"Stand on me, Gordon Bennett, the saucepan lids just ain't speaking true Cockney anymore." Or so says a study of speech in the heart of London's East End, which has found that the once traditional dialect of its streets is being usurped by a new voice used by the predominantly Bangladeshi youth.
The BBC's Voices project has discovered that a person may have to stray a little further than the sound of Bow Bells to hear one of the best-known accents in the world. A new mix of cockney and Bangladeshi has developed which is similar to Received Pronunciation, particularly in vowel sounds, according to Sue Fox, a researcher at the University of London.
After studying young people at a Tower Hamlets youth club, Fox told the BBC: "The majority of young people of school age are of Bangladeshi origin and this has had tremendous impact on the dialect ... It's a variety [of English] that we might say is Bangladeshi-accented. And in turn, what I've found is that some adolescents of white British origin are using these features in their speech as well."
During a nine-month study, Fox discovered that young, white men in particular have begun using Bangladeshi words from their friends -- "nang" meaning good, "creps" for trainers and "skets" for slippers.
Brick Lane, the heart of Tower Hamlets, is an example of the new melting pot of accent and dialect. Old-style East End pubs such as the Archers and the Pride of Spitalfields throw up locals who just wouldn't Adam and Eve it, while curry touts try and entice you with Bangladeshi English. Down in the trendy Truman Brewery pubs, meanwhile, the seriously hip swap tales in their own pretentious argot.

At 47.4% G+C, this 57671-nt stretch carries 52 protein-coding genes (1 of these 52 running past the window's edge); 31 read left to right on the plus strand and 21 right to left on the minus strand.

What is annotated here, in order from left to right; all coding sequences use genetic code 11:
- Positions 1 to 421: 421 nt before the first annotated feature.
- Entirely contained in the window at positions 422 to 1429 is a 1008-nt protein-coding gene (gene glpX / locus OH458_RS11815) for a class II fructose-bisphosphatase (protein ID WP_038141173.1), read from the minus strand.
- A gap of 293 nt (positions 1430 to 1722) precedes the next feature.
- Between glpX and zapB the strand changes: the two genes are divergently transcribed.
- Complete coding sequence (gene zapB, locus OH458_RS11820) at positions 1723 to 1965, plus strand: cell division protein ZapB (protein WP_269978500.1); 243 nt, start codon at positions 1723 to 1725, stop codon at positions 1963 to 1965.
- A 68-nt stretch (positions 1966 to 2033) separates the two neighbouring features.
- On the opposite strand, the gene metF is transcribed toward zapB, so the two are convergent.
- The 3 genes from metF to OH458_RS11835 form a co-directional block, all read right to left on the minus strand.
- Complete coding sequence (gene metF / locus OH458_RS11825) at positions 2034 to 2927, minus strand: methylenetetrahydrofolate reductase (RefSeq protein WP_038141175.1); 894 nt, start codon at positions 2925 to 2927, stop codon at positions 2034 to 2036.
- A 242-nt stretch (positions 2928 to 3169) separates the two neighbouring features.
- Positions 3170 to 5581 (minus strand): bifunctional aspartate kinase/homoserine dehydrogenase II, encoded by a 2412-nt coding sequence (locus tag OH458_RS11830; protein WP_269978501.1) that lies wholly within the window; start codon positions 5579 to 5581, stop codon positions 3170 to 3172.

David Crystal, a BBC Voices consultant and one of the world's leading language specialists, said traditional cockney isn't so much dying out but two kinds of mixed accents are developing.
"Walk down Brick Lane and you will hear all sorts of interesting voices and dialects. Undoubtedly, some of the old-style cockney might be dying out as some rural dialects are dying out. But all accents change," he said.
The cockney accent isn't disappearing altogether, but shifting to outlying towns and boroughs, according to Laura Wright, a lecturer at the University of Cambridge.
"Long-standing East End communities were very much disrupted after the Second World War, partly due to bomb damage, partly to slum clearance, and many inhabitants were transferred out of London to the newly built new towns, such as Basildon and Harlow," Wright said.